With the results of the 10 October 2023 Presidential polls confirming that neither President George Weah nor former Vice President Joseph Boakai had secured an absolute majority in the elections, Liberians knew that a run-off election will be required to separate the two candidates and elect the next Liberian President until 2029. This is not a new phenomenon in Liberia as every election since 2005 has resulted in a stalemate in the first round and required a run-off to separate the top two candidates for the position. What is perhaps unusual in 2023 is the margin that separates the two candidates after the 1st round results. With concerns about the potential for post-election conflict and violence persisting, it is understandable that the current focus on the outcome of the polls has overshadowed some important facts about Liberia’s 2023 elections.
❖The difference in votes between President Weah and Ambassador Boakai on 10 October was 7,126 votes.
❖While both candidates rely on so-called ‘strongholds’ for votes, the close margin between them means every vote counts.
❖The 14 November Presidential run-off will decide who is Liberia’s President for the next 6 years.
❖Liberians will not only choose their next President, but whether or not to embrace the ballot over the bullet once more.
❖More than 6,000 observers have been accredited by the NEC to observe the 2023 elections.
❖In an election of many firsts and positive democratic growth, how we remember these elections depends on the outcome.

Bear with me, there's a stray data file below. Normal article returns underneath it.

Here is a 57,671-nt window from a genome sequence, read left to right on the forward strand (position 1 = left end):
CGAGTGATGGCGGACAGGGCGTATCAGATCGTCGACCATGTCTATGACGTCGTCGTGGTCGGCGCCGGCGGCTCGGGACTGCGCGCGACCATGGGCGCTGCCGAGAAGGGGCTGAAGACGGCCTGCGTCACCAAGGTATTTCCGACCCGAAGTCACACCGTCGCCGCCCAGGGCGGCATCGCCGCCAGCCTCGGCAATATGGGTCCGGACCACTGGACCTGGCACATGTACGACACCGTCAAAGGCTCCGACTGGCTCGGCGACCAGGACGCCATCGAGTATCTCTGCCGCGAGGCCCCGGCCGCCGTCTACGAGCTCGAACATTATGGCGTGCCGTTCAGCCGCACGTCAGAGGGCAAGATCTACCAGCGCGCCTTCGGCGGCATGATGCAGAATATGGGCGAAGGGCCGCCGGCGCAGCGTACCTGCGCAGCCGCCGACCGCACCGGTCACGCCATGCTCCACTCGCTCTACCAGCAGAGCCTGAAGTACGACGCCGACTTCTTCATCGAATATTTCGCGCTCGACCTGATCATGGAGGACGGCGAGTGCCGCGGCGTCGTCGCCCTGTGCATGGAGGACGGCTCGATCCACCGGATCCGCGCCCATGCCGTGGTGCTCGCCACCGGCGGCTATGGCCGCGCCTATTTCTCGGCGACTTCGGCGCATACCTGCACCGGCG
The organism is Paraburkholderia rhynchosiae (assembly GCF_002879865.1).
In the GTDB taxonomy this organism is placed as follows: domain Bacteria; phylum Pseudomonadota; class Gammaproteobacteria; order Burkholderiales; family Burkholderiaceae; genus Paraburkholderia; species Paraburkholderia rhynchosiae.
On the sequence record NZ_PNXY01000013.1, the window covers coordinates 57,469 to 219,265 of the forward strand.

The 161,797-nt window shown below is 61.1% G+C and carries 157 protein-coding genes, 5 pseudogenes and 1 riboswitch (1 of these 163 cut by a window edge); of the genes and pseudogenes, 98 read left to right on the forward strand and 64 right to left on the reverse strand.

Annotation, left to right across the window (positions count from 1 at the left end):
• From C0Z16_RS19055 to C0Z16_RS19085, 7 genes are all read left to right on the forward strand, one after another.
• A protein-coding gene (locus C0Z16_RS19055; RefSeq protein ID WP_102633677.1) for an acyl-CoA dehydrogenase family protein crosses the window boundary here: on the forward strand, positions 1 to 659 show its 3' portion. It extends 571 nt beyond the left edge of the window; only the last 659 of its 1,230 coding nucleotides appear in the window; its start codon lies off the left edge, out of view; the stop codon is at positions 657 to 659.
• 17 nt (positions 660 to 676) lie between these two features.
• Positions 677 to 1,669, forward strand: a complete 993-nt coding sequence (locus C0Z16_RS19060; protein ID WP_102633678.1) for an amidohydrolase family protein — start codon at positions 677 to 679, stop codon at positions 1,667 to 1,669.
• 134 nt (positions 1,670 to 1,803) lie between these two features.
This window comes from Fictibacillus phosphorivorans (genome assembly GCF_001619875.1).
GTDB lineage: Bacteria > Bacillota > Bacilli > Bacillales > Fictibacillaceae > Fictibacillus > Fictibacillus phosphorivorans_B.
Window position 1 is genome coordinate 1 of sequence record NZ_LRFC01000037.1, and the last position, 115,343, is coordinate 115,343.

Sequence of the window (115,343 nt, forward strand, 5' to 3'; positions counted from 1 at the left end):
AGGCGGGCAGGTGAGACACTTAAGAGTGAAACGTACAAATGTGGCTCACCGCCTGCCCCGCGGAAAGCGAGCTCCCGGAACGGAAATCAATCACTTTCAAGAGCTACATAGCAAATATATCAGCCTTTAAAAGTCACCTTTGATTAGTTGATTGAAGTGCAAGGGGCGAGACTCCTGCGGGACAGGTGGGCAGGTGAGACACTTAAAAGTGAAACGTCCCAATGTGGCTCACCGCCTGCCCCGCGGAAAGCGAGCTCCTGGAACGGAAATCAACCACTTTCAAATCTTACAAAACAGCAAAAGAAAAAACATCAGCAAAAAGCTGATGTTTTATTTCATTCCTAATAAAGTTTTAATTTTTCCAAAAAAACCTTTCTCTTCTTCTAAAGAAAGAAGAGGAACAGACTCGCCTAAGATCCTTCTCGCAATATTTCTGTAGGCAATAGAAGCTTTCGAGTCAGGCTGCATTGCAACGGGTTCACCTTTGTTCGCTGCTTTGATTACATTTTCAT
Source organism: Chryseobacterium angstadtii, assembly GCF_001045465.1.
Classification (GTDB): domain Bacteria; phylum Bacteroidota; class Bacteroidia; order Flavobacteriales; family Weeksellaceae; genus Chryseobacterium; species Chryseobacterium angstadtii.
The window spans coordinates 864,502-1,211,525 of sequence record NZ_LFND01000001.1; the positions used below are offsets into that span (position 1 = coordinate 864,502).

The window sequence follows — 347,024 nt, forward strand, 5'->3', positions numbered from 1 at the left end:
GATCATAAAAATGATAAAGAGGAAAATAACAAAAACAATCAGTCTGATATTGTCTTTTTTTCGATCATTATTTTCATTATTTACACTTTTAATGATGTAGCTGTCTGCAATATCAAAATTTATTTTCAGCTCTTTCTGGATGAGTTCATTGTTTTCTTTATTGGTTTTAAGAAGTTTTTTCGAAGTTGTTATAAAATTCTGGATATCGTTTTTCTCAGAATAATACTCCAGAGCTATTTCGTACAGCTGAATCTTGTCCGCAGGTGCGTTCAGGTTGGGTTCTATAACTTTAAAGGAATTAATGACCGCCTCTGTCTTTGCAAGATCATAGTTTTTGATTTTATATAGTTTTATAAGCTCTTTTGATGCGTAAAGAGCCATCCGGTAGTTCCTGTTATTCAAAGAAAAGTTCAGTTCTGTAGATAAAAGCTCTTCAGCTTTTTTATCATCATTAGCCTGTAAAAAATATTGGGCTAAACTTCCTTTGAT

An Election of Firsts
In the post-civil war era, the 2023 elections have been more fully administered and managed by Liberians than any previous polls since 2005. The departure of the UNMIL in 2018 transferred responsibility for security matters back to the Liberian security forces, the administration (including most of the funding) for the elections to the National Electoral Commission (NEC) and the Government of Liberia, and the introduction of the Biometric Voter Registration (BVR) process was another important first in Liberia’s ongoing consolidation of its democracy. On the eve of what will be the final election process in Liberia in 2023, it is important to reflect on how far the country has come since preparations began for the October 2023 election and now November 2023 Runoff election. The journey to get to 14 November has included many moments when Liberia’s candidates, political parties, security forces, media, civil society, ethnic groups and citizens could have chosen to exercise violence and intimidation in response to events and milestones. Throughout this period, Liberians have instead exercised restraint, tolerance and whenever violence threatened to erupt and overwhelm the country once more, restraint was shown and somehow Liberians persevered. EISA recognized this ongoing commitment to democracy in its Preliminary Statement on the 10 October elections, when EISA’s Head of Mission Dr. Nevers Mumba (former Zambia Deputy President) noted that:
“The NEC discharged its responsibilities with diligence, often under difficult conditions, and EISA’s observers in the field expressed confidence in the conduct of NEC staff.”
The Final Stretch